As Long as It Takes

The European Central Bank (ECB) made no changes to its policy stance when the Governing Council met in Vienna on 2 June. Price inflation in the euro area remains well below the ECB’s definition of price stability and the prospects for inflation to move upward remain unchanged. Nevertheless, ECB President Mario Draghi argued in response to questions during his press conference, ‘we have to see the full impact of the measures that we’ve decided in March.’ Some of those, like the targeted long-term refinancing operations that offer to subsidize bank lending and the inclusion of corporate bonds in the ECB’s large-scale asset purchases will only start over the coming weeks. It takes time for such measures to work their way through to the consumption and investment that drives the real economy. And for those who complain that the ECB seems slow in meeting its policy target, Draghi made it clear that: ‘the medium term for a return to inflation to our objective of an inflation rate of close to but below 2 percent is pretty long.’ In other words, the ‘medium term’ from the ECB’s perspective is essentially as long as it takes.

Unfortunately for the Governing Council, there are limits to how long that can be. The reason, as Draghi acknowledged both during his press conference and during a speech he delivered to mark the 200th anniversary of the Austrian National Bank, is that the ECB’s unconventional monetary policy measures create ‘distortions’ that increase over time. These distortions are really distributive consequences. They are the winners and losers that result from the ECB’s intervention in the markets. As the ECB purchases assets, for example, it delivers wealth both to those who sell at higher prices and those who hold onto their positions (as least so long as the policy continues or until the economy recovers enough for the assets to be worth the high prices that the ECB is willing to pay). The ECB also benefits those who need to borrow money through its policy of ultra-low interest rates.

By contrast, the people who hold assets that the ECB is unwilling to purchase do not benefit as much, except perhaps when investors who sell to the ECB look for something cheaper and yet riskier to purchase. This is how the policy is supposed to work its way into the real economy. As Draghi explained: ‘our asset purchases help us further lower yields across maturities and asset classes by compressing risk premia in the markets where we intervene.’ Unfortunately, higher risk and lower yield is not a winning combination for investors, particularly if they have to hold onto that risk-weighted rate of return over the long term. Financial institutions like banks, insurance companies, and pension funds are all suffering as a consequence. So far, Draghi suggested, that has not proven to be a problem insofar as ‘these positive effects of our measures have not been accompanied by significant distortions that might start to tip the cost-benefit calculus.’ Nevertheless, he conceded that ‘the best way to ensure that remains the case is to go back to our objective soon.’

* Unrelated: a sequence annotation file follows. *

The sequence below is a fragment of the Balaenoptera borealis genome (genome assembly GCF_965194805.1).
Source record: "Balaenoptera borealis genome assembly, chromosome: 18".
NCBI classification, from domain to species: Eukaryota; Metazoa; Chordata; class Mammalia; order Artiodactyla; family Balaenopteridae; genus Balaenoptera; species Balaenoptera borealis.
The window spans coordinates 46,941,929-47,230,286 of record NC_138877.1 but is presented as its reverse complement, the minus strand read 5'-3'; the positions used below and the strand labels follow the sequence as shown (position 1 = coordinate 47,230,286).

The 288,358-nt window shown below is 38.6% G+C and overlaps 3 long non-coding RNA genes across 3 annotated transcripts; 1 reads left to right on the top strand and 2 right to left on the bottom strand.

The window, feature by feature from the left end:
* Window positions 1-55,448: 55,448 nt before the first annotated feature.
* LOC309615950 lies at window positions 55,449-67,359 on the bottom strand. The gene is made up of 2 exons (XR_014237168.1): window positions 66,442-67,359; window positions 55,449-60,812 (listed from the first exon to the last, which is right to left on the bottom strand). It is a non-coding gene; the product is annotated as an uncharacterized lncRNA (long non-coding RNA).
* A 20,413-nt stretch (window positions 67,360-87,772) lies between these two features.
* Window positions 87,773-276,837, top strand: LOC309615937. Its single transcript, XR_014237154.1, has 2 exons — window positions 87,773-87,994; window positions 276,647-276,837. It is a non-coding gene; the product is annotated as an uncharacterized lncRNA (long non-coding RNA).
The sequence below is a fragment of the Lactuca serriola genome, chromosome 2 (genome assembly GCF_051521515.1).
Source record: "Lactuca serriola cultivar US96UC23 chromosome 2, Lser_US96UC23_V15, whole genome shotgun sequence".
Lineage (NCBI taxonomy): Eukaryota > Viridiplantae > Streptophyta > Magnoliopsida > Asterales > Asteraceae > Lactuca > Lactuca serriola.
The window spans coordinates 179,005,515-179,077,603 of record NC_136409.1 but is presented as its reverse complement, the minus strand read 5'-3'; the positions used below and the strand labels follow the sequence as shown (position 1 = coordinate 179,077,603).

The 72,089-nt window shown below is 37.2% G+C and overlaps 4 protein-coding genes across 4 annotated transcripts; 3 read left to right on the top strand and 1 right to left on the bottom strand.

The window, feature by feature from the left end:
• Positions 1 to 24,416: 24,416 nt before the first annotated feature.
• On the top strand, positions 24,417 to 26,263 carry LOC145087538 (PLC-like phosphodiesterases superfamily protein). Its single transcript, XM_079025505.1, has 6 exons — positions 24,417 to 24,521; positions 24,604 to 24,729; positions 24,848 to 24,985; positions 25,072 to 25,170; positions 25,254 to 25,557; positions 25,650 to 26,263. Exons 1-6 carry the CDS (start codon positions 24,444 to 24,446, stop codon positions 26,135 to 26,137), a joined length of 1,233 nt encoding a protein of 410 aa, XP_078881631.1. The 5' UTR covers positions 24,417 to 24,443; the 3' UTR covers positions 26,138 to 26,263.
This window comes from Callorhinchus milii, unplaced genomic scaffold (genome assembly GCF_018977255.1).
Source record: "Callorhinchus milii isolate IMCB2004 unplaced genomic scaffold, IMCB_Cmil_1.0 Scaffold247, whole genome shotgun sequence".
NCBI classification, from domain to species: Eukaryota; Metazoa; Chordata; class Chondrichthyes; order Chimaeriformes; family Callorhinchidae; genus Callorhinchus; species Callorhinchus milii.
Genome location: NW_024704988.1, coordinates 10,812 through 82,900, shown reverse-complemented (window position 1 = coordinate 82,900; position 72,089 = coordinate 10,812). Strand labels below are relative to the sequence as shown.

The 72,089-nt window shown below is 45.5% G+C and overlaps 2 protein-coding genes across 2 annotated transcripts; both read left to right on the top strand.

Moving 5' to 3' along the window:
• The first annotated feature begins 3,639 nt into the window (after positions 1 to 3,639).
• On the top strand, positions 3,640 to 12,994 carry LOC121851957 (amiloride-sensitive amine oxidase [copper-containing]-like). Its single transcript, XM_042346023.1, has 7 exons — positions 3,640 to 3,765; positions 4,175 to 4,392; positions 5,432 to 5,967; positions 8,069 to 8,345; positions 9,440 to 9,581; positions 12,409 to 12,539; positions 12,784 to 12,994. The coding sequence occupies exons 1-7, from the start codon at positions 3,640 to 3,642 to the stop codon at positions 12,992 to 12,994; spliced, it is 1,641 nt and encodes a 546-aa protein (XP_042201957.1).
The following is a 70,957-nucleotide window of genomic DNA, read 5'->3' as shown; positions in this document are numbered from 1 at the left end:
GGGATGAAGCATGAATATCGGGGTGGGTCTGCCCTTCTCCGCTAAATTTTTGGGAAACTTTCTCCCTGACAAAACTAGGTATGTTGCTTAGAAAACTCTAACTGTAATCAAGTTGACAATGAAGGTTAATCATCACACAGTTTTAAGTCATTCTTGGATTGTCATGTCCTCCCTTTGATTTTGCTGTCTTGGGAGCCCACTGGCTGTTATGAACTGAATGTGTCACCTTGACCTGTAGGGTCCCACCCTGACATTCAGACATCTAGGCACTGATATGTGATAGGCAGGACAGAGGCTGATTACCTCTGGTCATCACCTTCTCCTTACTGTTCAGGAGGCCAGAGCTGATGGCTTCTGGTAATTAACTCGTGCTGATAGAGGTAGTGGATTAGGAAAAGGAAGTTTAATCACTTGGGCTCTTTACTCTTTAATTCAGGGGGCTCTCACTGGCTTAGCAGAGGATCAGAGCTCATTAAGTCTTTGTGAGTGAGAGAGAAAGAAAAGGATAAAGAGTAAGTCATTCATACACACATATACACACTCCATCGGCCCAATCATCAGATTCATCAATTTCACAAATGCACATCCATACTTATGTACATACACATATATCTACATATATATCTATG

Therein lies the conundrum. The Governing Council has to wait as long as it takes but that might not be soon enough. Alas there is no easy way out of this situation. The reason, Draghi conceded, is that ‘we operate under a framework of monetary dominance’. There is no other source of stimulus on offer. Moreover, ‘there are always side effects to monetary policy. And we are not at liberty to choose to fail our mandate.’ The member state governments of the euro area could help tip the balance for the ECB in the race between monetary stimulus and market distortions. They could ‘strive for a more growth-friendly composition of fiscal policies’, for example. And ‘if structural reforms are in place, the time it takes to reach [the ECB’s price stability] objective is shorter.’ But neither supportive fiscal measures or sweeping structural reforms are likely to materialize quickly. The conclusion this leads to is fatalistic: ‘for interest rates to be higher tomorrow, they have to be low today.’

This synthesis of Draghi’s comments is important. Despite his protests that the ECB retains room for maneuver and will respond if necessary to any adverse shock, the language of the press conference and the speech shows just how close the Governing Council is to the limits of its capacity to steer the euro area economy. That is not cause for hand-wringing. Provided nothing too terrible happens, the euro area economy should continue to recover. That recovery may even gain momentum. But the best-case scenario is still much diminished from the expectations of previous generations. Europe’s politicians need to start thinking outside the ‘framework of monetary dominance’ because Europeans may not be willing to wait as long as it takes for Europe’s economic performance to move beyond ‘recovery’ to something better.

This essay was originally published by MNI Euro Insight. The edited version can be found here.